Monthly wrap for January 2021: Bulls held sway in first half, bears in second

Date: February 1, 2021

  • The STI was up 2% for the month;
  • All of the gains came in first two weeks when index rose 6%;
  • Drag came from Wall Street’s second half selloff;
  • US Fed chief last week delivered sobering reminder of task ahead;
  • Retail hordes blamed for increased volatility, experts cite GameStop;
  • Keppel to exit rig building, pivots to clean energy;
  • CapitaLand warned of a full-year loss.

STI gained 2% over the month

January proved to be a month of two halves – in the first two weeks it was the bulls who prevailed, propelling the Straits Times Index to above the 3,000 market at its highest closing for the month 3,004.87 on the 15th, only for the bears to then take over, bringing the index down to its latest close of 2,902.52 on Friday.

At its intra-monthly peak, the index had gained 161 points or 5.7% for the year; the downturn in the final two weeks meant that this rise was cut to 59 points or just 2% for 2021.

The market’s in the first fortnight were largely thanks to flow-through momentum from the end of 2020. Two prominent factors enabled the bulls to gain the ascendancy – hopes that the incoming US president Joe Biden would soon unveil a suitably large and effective stimulus package, and announcements by leading drug companies that their COVID-19 vaccines were ready for release worldwide.

Both developments helped push Wall Street to record highs at the end of 2020 and this continued into the early weeks of 2021, the Dow Jones Industrial Average’s repeated closing above the 30,000 mark, inspiring markets all over the world to rise in tandem.

Optimism however, waned in the second half as markets came round to the notion that even with countries having started mass vaccinations, the road ahead will be long and hard.

Wall St was reminded of the arduous road ahead

A sobering reminder that this is the case was delivered last week by the chairman of the US Federal Reserve, Jerome Powell after the year’s first Federal Open Markets Committee meeting when he said the fate of the US economy depends on the course of the pandemic and the Covid-19 vaccine rollout, but the outlook is nonetheless “highly uncertain’’.

He also said, “A resurgence in recent months of Covid-19 cases, hospitalisations and deaths is causing great hardship for millions of Americans and weighing on economic activity and job creation’’.

Despite Mr Powell pledging to keep interest rates depressed, Wall Street started to tank from last week onwards, recording its worst week since October. Friday’s selloff which saw the Dow lose 620 points or about 2% meant that the index lost 3.3% for the week, whilst the S&P 500 fell 3.3% over the five days.

Volatility could be because of increased retail participation

According to some reports, the swings and volatility that markets are currently experiencing could be due to the participation of hordes of retail investors taking the plunge and diving into the market.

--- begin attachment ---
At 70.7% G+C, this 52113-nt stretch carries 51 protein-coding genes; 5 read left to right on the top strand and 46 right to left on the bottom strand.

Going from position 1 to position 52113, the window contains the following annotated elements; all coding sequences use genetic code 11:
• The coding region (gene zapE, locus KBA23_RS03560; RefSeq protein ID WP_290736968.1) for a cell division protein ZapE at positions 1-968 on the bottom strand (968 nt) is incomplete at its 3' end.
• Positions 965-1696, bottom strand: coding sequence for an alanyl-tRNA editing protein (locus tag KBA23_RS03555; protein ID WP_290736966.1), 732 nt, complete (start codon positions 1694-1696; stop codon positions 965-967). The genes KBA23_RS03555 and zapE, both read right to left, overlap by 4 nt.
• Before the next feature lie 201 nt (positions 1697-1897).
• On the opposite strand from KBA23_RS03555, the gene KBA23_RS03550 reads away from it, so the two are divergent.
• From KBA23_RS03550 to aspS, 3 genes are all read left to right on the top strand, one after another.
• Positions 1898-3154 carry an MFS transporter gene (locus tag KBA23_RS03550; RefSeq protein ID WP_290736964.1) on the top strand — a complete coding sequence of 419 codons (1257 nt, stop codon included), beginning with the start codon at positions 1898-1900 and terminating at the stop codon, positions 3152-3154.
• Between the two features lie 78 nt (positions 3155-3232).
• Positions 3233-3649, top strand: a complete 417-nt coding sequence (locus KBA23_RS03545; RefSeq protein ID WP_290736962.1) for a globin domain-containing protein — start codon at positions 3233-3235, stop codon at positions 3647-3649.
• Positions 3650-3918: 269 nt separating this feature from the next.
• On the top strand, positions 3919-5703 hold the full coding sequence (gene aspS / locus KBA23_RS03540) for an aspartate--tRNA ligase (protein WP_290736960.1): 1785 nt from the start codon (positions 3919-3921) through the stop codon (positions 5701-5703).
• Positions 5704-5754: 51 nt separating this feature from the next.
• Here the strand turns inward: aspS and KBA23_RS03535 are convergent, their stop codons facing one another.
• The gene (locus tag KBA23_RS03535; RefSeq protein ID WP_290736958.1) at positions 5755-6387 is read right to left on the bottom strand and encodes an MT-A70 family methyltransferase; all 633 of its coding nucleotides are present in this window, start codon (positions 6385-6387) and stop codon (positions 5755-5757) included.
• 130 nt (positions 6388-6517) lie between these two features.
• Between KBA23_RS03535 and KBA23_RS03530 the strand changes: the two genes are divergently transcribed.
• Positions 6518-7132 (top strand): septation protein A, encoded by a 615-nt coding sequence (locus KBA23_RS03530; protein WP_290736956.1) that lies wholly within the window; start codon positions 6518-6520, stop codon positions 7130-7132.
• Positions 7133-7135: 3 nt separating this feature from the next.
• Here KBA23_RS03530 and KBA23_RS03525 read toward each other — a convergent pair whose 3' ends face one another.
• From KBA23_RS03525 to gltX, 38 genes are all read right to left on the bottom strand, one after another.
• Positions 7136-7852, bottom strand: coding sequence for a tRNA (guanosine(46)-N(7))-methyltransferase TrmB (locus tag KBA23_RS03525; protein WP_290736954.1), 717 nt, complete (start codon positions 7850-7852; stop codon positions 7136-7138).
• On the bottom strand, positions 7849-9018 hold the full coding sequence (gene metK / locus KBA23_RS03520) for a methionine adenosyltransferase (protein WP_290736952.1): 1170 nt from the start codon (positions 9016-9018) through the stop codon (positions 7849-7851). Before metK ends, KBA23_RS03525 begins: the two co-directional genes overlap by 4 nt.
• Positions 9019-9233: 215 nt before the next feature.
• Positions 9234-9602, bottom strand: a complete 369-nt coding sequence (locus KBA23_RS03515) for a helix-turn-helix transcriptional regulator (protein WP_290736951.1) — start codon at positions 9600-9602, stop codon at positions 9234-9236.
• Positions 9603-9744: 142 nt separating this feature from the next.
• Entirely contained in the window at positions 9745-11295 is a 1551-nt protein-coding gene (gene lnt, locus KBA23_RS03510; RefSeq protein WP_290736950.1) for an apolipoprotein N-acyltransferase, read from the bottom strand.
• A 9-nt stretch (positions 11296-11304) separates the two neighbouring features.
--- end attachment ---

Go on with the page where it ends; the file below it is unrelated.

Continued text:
In this connection, the stock that many have cited is gaming counter GameStop, which has enjoyed massive attention over the past fortnight thanks to being highlighted on prominent Internet forums.

According to the New York Times “The struggling video game retailer’s stock has been making stupefying moves this month, wild enough to raise concerns from professional investors on Wall Street to the hallways of regulators and the White House in Washington’’.

“It is all forcing hard questions about whether the stock market is in a dangerous bubble and whether a new generation of traders should be allowed to take full advantage of all the tools and free trades available on their phones, regardless of how reckless they may seem to outsiders’’.

Keppel announced a major restructuring to exit oil rig business

Among the month’s significant events was an announcement on Thursday by Keppel Corp that it is exiting the depressed rig business and will pivot to clean energy instead.

The drastic revamp is aimed at Keppel’s ailing unit Keppel Offshore & Marine (O&M). The unit’s headcount of 10,500 will be significantly reduced while it progressively exits low value-adding repairs and other activities with low bottomline contributions to focus on more profitable projects.

On Friday, Keppel Corp’s shares sank to a 2-month low, losing S$0.45 or 8.2% to S$5.01 on the news. The news of the restructuring drew mixed reactions from analysts – most believe it’s the right move to exit the rig business but they do not expect Keppel’s prospects to improve quickly.

UOB-Kay Hian and CGS-CIMB said they remain positive on the company but have lowered their price targets from S$6.30 to S$6.10 and from S$6.46 to S$6.40 respectively.

DBS in the meantime, downgraded its “buy’’ recommendation to “hold’’ but raised its target price from S$5.50 to S$5.85.

CapitaLand issued a profit warning

CapitaLand at the start of the week said it is expecting to report a loss for the full year ended Dec 31, 2020 as a result of the impact from revaluations and impairments.

Based on indicative values, the company’s share of fair value losses is expected to be S$1.55-1.65 billion, compared with the gain of S$674.8 million a year ago. This fair value loss represents about 4.7 per cent of the group’s investment properties portfolio value.

It is also expecting to recognise higher impairment losses in the range of S$800-900 million in FY2020 versus S$31.6 million in the previous year.

On Monday, CapitaLand’s shares closed S$0.13 or 3.82% lower at S$3.27. Broking firms are reported to be not overly concerned by the company’s announcement because the impairments are non-cash in nature. RHB has maintained its “buy’’ call with unchanged target price of S$3.75, while houses like UOB-Kay Hian and Lim & Tan maintained their “hold’’ recommendations.